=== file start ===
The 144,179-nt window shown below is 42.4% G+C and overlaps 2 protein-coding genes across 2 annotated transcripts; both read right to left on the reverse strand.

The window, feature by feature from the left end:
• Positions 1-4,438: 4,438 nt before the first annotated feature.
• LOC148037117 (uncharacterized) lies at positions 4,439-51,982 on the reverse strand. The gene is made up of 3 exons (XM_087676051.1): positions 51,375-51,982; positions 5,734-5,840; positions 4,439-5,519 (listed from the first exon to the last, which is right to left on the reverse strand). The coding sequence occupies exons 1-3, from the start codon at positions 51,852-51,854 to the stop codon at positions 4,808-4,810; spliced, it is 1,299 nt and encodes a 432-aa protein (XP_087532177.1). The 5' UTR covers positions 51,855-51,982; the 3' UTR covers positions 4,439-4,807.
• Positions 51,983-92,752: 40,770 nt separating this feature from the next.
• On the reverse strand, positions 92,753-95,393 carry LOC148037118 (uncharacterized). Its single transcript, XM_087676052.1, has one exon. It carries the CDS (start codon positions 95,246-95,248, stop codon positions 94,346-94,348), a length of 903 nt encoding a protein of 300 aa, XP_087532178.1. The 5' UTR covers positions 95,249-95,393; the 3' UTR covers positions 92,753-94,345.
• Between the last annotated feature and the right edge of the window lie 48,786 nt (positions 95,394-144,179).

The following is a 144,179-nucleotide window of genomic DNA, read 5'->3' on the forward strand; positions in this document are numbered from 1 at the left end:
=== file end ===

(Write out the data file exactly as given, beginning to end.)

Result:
The 144,179-nt window shown below is 42.4% G+C and overlaps 2 protein-coding genes across 2 annotated transcripts; both read right to left on the reverse strand.

The window, feature by feature from the left end:
• Positions 1-4,438: 4,438 nt before the first annotated feature.
• LOC148037117 (uncharacterized) lies at positions 4,439-51,982 on the reverse strand. The gene is made up of 3 exons (XM_087676051.1): positions 51,375-51,982; positions 5,734-5,840; positions 4,439-5,519 (listed from the first exon to the last, which is right to left on the reverse strand). The coding sequence occupies exons 1-3, from the start codon at positions 51,852-51,854 to the stop codon at positions 4,808-4,810; spliced, it is 1,299 nt and encodes a 432-aa protein (XP_087532177.1). The 5' UTR covers positions 51,855-51,982; the 3' UTR covers positions 4,439-4,807.
• Positions 51,983-92,752: 40,770 nt separating this feature from the next.
• On the reverse strand, positions 92,753-95,393 carry LOC148037118 (uncharacterized). Its single transcript, XM_087676052.1, has one exon. It carries the CDS (start codon positions 95,246-95,248, stop codon positions 94,346-94,348), a length of 903 nt encoding a protein of 300 aa, XP_087532178.1. The 5' UTR covers positions 95,249-95,393; the 3' UTR covers positions 92,753-94,345.
• Between the last annotated feature and the right edge of the window lie 48,786 nt (positions 95,394-144,179).

The following is a 144,179-nucleotide window of genomic DNA, read 5'->3' on the forward strand; positions in this document are numbered from 1 at the left end: